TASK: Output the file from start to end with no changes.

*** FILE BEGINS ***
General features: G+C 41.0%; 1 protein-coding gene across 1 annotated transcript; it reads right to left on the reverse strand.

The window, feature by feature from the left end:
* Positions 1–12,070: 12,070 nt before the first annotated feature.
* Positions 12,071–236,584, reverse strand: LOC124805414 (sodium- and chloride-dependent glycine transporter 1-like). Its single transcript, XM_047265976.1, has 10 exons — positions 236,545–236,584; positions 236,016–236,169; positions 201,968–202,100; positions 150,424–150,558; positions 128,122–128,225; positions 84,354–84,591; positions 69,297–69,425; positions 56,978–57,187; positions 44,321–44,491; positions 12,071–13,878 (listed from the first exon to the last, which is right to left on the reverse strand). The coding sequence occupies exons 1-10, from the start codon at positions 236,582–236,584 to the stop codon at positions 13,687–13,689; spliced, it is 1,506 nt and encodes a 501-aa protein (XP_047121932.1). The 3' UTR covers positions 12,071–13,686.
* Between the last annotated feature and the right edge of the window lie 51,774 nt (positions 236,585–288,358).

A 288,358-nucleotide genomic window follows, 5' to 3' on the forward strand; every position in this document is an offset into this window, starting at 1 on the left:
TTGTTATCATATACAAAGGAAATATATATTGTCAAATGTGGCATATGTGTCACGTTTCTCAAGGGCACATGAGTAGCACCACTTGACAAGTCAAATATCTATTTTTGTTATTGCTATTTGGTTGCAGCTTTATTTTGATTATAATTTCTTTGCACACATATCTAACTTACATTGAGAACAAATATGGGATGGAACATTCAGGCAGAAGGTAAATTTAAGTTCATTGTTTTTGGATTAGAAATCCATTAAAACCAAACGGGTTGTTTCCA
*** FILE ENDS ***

General features: G+C 41.0%; 1 protein-coding gene across 1 annotated transcript; it reads right to left on the reverse strand.

The window, feature by feature from the left end:
* Positions 1–12,070: 12,070 nt before the first annotated feature.
* Positions 12,071–236,584, reverse strand: LOC124805414 (sodium- and chloride-dependent glycine transporter 1-like). Its single transcript, XM_047265976.1, has 10 exons — positions 236,545–236,584; positions 236,016–236,169; positions 201,968–202,100; positions 150,424–150,558; positions 128,122–128,225; positions 84,354–84,591; positions 69,297–69,425; positions 56,978–57,187; positions 44,321–44,491; positions 12,071–13,878 (listed from the first exon to the last, which is right to left on the reverse strand). The coding sequence occupies exons 1-10, from the start codon at positions 236,582–236,584 to the stop codon at positions 13,687–13,689; spliced, it is 1,506 nt and encodes a 501-aa protein (XP_047121932.1). The 3' UTR covers positions 12,071–13,686.
* Between the last annotated feature and the right edge of the window lie 51,774 nt (positions 236,585–288,358).

A 288,358-nucleotide genomic window follows, 5' to 3' on the forward strand; every position in this document is an offset into this window, starting at 1 on the left:
TTGTTATCATATACAAAGGAAATATATATTGTCAAATGTGGCATATGTGTCACGTTTCTCAAGGGCACATGAGTAGCACCACTTGACAAGTCAAATATCTATTTTTGTTATTGCTATTTGGTTGCAGCTTTATTTTGATTATAATTTCTTTGCACACATATCTAACTTACATTGAGAACAAATATGGGATGGAACATTCAGGCAGAAGGTAAATTTAAGTTCATTGTTTTTGGATTAGAAATCCATTAAAACCAAACGGGTTGTTTCCA